That leaves us with Arizona. The trade for Alex Galchenyuk is going to help them a whole lot, it’s a matter of managing injuries. Antti Raanta going down early last year hurt and it seems like there’s not much for goalie depth just yet for the Coyotes who could come in and stop the bleeding. Michael Grabner will add speed and a forechecking threat, Clayton Keller continues to grow, and Mario Kempe could surprise people if given the chance. The Coyotes may even push for a wild card…if they can stay healthy.

Pacioretty Dealt in Middle of Night to the Knights

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Marc Bergevin either traded Max Pacioretty in the middle of the night to avoid the onslaught of opinion pieces that are going to come out when people start to wake up or he did it because he wanted people to talk about that to overshadow the Laval Rocket coach calling out prospects for not standing up for their teammates. Late Sunday/early Monday, the Habs traded Pacioretty to the Vegas Golden Knights for Tomas Tatar, Nick Suzuki, and a draft pick.

A lot of the contention comes from Pacioretty not wanting to negotiate a contract extension during the season, while Bergevin shuffled his feet for some reason to get his captain under a new contract. Pacioretty said he wanted to stay in Montreal, but it seemed the feeling wasn’t mutual. Injuries hassled Pacioretty last year– which was a down year all around for the Habs, but you can’t discount his four 30+ goals in the previous four season and hitting that mark five times during his ten seasons in Montreal.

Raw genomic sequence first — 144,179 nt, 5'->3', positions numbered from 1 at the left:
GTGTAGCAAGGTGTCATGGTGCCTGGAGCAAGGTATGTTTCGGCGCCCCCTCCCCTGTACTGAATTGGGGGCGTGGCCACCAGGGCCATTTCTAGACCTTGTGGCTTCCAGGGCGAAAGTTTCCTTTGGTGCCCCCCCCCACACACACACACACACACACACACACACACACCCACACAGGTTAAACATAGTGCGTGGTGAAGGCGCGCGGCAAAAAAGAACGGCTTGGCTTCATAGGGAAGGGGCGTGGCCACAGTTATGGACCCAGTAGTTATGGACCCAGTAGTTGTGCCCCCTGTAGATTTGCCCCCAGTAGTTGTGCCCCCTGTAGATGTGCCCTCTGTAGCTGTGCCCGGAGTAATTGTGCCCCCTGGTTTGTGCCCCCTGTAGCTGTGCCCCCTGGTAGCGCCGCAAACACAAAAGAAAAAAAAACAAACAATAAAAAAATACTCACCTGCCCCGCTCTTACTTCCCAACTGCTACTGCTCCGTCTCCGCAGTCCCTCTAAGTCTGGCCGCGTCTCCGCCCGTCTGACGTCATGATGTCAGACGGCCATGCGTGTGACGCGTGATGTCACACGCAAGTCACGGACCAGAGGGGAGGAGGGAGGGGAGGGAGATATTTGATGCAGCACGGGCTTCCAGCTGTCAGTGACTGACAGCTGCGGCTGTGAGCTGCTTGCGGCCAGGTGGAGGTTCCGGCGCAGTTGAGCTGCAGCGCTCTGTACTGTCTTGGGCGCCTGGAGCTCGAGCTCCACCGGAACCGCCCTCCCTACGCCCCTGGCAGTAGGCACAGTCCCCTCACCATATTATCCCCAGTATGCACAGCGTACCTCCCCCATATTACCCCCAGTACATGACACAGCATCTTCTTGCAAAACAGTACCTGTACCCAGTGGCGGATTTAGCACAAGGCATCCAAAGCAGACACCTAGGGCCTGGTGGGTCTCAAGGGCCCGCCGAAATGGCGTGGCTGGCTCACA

For his return, Tatar provides the ability to be a consistent 20-goal scorer, though he was moved from Detroit to Vegas last season and was a scratch during much of the playoffs for the Golden Knights on their miraculous run to the Cup Final. Suzuki is a highly-touted prospect, who has put up 87 goals and 196 points in the last two seasons in the OHL– which means he’ll have people put too much pressure on him to succeed immediately with the Canadiens franchise; which leads for ultimate let-down in the end.

If Suzuki doesn’t come up as a big part of the Habs rebuild and Pacioretty becomes a bigger star in Vegas, it’ll just add to the shot-sheet of Bergevin’s demise as a GM. While he’s trying to get a fresh start with his team– he hasn’t gotten much a return on investment for what he’s already given away. You can bet that the people will be even more up in arms if Carey Price were to get traded from the Habs, which will take a lot of doing because Price holds a no-move clause now in his $10.5M deal for the next eight seasons. With already trading their old core of youth in PK Subban, Alex Galchenyuk, and Lars Eller; the Habs faithful are split between if this is ultimately good or bad….though the outside looking in seems to be the it’s not the best thing in the world for the Canadiens unless their return on investment gets them back to Cup contender quick.